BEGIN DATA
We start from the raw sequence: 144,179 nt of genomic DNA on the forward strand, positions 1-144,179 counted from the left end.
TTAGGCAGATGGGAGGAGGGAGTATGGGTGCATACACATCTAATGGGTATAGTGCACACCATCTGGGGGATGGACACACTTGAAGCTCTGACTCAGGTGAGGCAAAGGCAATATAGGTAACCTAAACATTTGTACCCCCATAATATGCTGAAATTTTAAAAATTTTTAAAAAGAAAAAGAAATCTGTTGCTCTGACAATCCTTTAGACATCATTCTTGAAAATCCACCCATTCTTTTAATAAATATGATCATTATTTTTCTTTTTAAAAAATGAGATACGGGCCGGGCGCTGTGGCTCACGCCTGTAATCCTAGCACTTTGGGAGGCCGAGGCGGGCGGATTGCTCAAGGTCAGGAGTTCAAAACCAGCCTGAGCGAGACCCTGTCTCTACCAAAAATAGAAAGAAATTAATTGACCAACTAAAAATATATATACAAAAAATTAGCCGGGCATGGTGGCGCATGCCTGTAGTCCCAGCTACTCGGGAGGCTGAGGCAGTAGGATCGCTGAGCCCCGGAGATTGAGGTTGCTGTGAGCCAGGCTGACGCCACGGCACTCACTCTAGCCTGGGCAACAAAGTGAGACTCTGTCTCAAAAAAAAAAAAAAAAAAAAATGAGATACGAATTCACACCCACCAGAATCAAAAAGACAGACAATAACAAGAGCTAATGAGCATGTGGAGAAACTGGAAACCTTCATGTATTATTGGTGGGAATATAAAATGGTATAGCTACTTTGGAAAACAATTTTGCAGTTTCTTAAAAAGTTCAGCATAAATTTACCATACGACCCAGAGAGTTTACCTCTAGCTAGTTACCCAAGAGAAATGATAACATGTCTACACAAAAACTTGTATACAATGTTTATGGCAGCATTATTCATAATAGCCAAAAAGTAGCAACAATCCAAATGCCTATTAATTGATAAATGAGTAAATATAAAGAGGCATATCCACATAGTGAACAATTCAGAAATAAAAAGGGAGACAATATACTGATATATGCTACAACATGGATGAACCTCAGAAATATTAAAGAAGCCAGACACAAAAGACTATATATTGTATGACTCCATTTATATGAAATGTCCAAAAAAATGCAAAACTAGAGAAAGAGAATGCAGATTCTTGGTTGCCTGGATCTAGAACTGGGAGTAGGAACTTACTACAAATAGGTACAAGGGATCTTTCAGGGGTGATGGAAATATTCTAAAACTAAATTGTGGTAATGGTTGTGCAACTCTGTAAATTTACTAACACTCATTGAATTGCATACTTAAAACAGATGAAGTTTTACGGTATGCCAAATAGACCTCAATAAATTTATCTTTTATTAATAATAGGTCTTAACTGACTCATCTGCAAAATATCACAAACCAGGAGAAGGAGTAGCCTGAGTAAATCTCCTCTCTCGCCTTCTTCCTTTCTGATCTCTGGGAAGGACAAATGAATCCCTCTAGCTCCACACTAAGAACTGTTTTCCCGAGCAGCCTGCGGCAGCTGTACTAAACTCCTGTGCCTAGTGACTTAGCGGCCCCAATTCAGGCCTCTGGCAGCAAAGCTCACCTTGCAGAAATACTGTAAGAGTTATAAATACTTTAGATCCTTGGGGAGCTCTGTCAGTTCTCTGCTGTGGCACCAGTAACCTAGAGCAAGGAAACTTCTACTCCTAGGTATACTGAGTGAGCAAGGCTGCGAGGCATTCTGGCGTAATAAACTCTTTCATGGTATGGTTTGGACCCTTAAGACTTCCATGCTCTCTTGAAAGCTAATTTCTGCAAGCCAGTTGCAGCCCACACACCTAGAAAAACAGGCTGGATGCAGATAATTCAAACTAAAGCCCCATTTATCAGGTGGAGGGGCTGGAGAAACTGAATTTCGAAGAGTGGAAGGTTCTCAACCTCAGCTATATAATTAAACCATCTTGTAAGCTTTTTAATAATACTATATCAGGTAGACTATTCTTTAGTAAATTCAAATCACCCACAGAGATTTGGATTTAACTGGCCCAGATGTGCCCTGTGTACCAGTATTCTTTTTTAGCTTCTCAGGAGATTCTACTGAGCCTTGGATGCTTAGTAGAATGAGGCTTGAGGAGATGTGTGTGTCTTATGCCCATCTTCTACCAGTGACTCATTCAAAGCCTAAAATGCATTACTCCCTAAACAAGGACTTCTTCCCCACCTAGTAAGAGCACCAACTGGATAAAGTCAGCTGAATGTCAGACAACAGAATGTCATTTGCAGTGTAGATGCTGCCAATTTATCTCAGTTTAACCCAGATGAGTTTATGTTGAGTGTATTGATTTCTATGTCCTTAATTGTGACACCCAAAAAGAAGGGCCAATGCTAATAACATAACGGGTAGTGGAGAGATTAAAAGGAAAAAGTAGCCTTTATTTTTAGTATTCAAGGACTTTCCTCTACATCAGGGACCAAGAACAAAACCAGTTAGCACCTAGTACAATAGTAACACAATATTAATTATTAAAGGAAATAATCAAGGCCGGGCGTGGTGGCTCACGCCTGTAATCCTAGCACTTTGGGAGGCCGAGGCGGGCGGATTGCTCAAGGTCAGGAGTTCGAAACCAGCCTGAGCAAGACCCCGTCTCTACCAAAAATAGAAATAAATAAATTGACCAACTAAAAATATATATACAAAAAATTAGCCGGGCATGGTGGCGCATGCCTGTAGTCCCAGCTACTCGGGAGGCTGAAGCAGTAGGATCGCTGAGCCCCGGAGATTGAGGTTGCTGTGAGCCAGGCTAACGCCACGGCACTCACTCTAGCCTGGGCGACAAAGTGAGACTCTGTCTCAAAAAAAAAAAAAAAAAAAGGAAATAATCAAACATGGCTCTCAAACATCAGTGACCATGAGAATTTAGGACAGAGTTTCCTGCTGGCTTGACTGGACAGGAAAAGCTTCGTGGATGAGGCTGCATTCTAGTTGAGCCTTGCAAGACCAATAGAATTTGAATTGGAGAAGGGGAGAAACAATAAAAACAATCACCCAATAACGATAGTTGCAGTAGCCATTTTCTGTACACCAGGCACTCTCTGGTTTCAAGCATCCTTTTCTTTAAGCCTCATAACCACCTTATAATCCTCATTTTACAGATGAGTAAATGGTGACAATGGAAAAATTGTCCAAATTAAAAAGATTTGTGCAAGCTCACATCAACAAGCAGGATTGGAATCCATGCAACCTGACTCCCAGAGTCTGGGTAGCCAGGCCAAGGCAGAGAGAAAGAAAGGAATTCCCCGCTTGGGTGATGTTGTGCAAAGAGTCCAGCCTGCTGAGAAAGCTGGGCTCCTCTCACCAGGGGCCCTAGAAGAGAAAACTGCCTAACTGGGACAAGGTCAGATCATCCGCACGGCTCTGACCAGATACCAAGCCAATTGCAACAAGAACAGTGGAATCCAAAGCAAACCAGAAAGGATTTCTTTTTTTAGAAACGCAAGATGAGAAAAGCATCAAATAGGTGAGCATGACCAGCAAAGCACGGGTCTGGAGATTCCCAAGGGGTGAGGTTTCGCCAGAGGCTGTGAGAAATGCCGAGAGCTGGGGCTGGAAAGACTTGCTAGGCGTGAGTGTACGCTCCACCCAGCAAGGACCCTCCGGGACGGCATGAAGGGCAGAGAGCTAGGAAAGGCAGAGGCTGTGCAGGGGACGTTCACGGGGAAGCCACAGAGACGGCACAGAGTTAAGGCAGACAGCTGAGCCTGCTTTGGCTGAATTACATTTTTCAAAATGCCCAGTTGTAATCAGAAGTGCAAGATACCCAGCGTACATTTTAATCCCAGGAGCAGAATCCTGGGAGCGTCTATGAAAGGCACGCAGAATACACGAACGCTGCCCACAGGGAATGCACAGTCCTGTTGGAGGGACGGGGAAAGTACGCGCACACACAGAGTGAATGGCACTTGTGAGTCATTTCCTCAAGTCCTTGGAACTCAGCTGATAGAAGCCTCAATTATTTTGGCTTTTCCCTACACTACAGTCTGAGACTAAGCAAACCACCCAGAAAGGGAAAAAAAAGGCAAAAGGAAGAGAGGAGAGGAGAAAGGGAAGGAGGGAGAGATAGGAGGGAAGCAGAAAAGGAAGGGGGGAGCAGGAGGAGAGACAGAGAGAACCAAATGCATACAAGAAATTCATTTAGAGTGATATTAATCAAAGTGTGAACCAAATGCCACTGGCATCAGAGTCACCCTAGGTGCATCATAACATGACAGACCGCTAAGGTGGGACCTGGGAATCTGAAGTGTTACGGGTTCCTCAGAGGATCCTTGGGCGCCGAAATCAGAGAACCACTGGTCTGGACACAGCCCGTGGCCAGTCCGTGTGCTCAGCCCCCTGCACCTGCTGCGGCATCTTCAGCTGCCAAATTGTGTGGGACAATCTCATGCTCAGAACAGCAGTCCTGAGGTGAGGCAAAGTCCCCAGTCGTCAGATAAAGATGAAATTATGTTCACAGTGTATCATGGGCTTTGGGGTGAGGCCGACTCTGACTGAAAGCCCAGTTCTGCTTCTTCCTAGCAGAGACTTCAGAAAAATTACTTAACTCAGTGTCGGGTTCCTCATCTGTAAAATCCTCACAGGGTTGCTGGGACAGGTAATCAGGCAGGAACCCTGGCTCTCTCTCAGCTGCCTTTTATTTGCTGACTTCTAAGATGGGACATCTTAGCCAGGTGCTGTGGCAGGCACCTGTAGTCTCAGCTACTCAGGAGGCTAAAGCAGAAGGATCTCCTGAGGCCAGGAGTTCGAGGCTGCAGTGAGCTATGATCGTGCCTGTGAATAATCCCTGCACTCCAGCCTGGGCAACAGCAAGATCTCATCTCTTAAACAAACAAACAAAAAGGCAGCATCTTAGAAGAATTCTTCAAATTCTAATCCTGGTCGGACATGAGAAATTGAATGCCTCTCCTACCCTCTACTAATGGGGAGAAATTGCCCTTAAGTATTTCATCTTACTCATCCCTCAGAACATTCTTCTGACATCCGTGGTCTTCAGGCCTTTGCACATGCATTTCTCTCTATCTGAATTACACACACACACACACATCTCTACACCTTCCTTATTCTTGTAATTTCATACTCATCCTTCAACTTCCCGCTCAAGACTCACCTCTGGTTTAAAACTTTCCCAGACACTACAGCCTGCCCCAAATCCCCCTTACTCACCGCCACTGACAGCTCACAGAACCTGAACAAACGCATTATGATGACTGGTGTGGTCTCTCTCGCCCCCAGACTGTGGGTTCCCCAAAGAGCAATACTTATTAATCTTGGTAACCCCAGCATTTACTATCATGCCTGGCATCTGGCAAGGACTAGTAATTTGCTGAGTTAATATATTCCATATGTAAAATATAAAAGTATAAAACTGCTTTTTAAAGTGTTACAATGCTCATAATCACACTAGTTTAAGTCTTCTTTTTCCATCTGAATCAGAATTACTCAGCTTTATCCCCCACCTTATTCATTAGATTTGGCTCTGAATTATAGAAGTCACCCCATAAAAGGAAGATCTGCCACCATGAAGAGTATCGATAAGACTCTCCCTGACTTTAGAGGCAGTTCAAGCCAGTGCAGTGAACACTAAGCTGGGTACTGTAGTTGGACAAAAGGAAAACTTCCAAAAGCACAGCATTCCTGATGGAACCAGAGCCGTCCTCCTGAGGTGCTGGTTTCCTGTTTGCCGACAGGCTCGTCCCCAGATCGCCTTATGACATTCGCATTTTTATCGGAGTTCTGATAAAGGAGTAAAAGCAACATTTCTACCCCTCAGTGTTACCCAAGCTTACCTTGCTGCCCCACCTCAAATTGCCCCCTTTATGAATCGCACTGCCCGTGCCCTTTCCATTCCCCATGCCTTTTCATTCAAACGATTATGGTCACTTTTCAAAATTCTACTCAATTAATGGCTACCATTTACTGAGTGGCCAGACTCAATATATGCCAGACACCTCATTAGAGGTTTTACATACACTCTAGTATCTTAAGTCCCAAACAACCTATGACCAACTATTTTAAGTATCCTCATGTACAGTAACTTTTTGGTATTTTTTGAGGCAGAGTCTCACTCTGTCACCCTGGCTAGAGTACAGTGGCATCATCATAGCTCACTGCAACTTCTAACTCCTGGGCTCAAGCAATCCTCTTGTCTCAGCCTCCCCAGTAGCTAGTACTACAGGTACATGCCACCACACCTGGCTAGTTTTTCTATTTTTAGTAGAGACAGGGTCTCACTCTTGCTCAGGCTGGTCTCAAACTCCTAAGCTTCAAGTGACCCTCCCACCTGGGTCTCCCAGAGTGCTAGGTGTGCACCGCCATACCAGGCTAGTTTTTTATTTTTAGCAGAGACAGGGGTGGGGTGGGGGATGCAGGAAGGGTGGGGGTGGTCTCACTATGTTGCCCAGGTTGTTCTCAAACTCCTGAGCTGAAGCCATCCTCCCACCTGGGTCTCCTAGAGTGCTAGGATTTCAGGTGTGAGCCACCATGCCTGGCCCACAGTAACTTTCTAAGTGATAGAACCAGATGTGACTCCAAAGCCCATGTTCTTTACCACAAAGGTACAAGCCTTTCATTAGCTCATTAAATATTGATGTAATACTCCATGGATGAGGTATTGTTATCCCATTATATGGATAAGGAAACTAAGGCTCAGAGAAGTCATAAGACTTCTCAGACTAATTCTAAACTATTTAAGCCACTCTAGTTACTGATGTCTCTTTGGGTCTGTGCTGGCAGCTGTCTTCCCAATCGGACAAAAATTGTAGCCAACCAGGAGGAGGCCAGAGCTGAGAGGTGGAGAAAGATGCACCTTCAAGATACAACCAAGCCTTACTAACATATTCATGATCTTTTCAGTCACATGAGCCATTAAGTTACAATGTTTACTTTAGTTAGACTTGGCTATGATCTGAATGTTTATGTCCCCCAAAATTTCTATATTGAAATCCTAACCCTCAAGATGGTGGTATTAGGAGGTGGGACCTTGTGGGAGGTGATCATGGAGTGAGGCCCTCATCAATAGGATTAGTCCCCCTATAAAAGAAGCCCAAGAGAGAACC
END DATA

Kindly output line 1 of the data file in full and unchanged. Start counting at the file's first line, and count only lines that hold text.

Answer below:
We start from the raw sequence: 144,179 nt of genomic DNA on the forward strand, positions 1-144,179 counted from the left end.